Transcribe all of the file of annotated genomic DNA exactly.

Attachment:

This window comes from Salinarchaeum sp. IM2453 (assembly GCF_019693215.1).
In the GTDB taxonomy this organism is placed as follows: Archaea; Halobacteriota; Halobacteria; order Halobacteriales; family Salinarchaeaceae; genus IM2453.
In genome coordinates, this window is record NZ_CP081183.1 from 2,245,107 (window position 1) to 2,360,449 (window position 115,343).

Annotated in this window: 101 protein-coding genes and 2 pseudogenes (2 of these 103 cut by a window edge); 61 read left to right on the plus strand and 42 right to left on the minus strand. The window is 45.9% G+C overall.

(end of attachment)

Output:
This window comes from Salinarchaeum sp. IM2453 (assembly GCF_019693215.1).
In the GTDB taxonomy this organism is placed as follows: Archaea; Halobacteriota; Halobacteria; order Halobacteriales; family Salinarchaeaceae; genus IM2453.
In genome coordinates, this window is record NZ_CP081183.1 from 2,245,107 (window position 1) to 2,360,449 (window position 115,343).

Annotated in this window: 101 protein-coding genes and 2 pseudogenes (2 of these 103 cut by a window edge); 61 read left to right on the plus strand and 42 right to left on the minus strand. The window is 45.9% G+C overall.